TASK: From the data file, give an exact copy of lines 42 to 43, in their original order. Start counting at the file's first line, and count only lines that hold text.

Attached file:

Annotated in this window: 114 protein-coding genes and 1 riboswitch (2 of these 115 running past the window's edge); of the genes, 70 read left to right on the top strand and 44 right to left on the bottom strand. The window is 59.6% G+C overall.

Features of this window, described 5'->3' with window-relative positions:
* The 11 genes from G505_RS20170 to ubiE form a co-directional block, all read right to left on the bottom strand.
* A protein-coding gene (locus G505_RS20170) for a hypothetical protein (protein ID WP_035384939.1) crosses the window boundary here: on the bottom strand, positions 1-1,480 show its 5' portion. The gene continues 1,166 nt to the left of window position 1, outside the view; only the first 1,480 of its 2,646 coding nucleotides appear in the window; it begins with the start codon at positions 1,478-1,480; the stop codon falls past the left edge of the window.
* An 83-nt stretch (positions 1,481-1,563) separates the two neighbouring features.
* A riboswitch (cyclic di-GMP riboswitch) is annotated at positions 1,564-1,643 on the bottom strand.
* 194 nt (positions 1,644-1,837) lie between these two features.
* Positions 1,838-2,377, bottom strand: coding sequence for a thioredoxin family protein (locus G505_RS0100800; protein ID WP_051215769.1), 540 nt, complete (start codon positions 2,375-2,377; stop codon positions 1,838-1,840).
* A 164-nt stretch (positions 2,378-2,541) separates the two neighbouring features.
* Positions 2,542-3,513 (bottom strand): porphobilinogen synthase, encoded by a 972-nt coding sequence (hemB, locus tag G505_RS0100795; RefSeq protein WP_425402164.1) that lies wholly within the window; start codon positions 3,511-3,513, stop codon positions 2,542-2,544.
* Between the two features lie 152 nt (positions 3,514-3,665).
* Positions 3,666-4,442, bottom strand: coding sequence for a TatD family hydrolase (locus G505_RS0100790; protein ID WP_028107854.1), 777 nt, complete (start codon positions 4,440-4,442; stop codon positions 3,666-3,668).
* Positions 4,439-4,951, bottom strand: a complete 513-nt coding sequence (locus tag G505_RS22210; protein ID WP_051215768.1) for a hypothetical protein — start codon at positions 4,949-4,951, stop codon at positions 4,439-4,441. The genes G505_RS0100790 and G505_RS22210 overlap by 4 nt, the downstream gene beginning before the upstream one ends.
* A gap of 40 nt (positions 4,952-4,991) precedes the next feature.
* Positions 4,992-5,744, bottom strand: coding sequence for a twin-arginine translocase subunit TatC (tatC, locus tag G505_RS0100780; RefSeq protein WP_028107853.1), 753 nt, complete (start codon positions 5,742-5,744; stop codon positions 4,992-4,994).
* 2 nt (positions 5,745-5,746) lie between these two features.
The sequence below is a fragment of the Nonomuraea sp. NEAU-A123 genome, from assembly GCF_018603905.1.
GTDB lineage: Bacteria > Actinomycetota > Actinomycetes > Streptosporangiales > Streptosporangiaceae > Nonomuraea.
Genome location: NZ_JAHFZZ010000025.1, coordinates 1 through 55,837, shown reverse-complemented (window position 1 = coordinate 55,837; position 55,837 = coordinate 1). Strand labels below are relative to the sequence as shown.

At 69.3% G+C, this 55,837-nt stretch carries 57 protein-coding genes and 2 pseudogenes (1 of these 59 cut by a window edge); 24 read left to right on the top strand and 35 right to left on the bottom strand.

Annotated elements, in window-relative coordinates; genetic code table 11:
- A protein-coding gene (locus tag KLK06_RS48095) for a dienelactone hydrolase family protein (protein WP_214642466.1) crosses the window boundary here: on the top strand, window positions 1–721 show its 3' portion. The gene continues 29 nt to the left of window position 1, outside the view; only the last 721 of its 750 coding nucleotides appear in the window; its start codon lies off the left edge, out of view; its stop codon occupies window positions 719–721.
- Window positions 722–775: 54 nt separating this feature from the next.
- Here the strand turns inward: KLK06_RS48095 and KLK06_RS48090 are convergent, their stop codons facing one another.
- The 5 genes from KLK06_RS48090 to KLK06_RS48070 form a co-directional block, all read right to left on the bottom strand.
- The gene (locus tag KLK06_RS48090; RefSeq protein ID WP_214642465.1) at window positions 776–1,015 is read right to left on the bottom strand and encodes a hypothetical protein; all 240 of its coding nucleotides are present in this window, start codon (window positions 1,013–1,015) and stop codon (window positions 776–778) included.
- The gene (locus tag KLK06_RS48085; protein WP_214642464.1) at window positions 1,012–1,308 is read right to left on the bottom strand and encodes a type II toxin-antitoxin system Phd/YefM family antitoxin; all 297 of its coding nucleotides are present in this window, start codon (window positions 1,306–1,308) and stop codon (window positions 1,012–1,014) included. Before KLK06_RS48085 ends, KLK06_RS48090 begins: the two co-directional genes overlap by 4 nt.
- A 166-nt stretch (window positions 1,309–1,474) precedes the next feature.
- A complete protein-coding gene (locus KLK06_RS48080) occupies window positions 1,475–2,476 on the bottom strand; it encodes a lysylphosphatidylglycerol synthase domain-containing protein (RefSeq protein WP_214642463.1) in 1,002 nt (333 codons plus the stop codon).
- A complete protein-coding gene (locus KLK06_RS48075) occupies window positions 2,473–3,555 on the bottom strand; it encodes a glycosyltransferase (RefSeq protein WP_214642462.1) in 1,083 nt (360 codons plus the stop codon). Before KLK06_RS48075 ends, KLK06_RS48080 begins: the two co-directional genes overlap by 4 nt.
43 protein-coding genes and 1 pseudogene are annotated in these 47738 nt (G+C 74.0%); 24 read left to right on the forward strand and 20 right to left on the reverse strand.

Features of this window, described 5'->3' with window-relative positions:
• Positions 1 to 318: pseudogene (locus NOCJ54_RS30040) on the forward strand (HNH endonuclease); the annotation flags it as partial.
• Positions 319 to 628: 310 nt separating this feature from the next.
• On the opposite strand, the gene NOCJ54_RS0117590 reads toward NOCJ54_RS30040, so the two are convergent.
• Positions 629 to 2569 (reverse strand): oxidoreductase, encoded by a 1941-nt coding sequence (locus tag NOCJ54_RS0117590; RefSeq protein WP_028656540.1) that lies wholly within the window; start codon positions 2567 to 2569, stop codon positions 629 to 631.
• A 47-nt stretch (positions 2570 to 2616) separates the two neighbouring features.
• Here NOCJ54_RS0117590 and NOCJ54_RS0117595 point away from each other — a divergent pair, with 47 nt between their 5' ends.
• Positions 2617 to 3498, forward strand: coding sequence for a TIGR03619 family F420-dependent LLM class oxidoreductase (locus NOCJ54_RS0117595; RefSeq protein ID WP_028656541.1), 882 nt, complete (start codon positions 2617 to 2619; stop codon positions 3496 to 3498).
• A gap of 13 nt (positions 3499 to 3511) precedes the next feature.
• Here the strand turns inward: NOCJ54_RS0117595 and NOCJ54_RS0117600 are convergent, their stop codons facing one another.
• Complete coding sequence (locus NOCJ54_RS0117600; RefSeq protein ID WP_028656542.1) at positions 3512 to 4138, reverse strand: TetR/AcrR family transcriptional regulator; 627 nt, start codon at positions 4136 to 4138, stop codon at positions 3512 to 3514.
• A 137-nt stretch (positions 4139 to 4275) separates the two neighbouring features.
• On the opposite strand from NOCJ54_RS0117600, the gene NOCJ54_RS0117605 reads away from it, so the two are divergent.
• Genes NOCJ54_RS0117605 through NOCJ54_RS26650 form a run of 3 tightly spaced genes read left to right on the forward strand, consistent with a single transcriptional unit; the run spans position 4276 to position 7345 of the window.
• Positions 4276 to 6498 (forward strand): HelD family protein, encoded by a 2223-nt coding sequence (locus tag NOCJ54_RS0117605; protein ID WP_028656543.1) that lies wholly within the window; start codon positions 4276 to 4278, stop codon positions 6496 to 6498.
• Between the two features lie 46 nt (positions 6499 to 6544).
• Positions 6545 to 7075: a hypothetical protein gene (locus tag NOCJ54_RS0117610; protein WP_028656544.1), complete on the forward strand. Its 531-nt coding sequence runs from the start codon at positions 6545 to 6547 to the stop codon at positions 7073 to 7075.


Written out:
• Complete coding sequence (locus NOCJ54_RS0117600; RefSeq protein ID WP_028656542.1) at positions 3512 to 4138, reverse strand: TetR/AcrR family transcriptional regulator; 627 nt, start codon at positions 4136 to 4138, stop codon at positions 3512 to 3514.
• A 137-nt stretch (positions 4139 to 4275) separates the two neighbouring features.